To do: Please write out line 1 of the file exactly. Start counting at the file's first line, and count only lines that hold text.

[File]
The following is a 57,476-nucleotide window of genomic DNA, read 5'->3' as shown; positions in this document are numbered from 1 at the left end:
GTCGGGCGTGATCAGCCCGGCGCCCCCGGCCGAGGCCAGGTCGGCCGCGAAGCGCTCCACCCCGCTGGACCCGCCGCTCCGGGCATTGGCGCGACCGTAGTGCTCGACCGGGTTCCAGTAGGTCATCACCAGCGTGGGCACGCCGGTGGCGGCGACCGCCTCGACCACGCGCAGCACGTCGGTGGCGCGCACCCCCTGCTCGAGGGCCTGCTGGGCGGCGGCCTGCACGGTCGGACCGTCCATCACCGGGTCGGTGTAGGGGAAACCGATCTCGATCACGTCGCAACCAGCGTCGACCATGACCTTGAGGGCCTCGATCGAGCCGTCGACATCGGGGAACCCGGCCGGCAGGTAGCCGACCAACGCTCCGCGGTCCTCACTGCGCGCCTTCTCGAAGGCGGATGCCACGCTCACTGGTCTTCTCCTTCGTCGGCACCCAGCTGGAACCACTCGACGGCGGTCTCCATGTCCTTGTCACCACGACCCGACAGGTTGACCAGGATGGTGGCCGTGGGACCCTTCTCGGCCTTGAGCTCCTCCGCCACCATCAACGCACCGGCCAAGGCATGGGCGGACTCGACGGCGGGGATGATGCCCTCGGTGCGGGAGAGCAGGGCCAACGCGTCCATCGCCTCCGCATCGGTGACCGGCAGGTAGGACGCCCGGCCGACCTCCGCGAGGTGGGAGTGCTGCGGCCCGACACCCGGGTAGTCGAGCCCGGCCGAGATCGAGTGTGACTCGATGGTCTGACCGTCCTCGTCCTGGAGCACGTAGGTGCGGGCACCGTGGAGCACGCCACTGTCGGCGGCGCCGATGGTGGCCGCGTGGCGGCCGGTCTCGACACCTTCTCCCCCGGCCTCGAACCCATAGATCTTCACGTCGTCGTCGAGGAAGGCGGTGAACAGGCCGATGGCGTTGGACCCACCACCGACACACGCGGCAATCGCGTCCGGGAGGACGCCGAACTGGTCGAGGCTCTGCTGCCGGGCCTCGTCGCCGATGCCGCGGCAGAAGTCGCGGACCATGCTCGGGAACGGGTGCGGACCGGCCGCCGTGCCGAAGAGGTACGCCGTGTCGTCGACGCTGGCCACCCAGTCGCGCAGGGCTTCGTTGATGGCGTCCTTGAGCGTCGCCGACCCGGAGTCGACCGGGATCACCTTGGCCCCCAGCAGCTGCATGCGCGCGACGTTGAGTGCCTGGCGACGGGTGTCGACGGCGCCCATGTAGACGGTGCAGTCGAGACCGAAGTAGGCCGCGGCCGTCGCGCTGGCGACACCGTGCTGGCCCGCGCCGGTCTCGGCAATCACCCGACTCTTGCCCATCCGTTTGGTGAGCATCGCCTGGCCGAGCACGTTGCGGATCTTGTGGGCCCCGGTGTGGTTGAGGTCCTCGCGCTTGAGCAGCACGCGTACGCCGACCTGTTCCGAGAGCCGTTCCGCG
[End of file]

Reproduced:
The following is a 57,476-nucleotide window of genomic DNA, read 5'->3' as shown; positions in this document are numbered from 1 at the left end: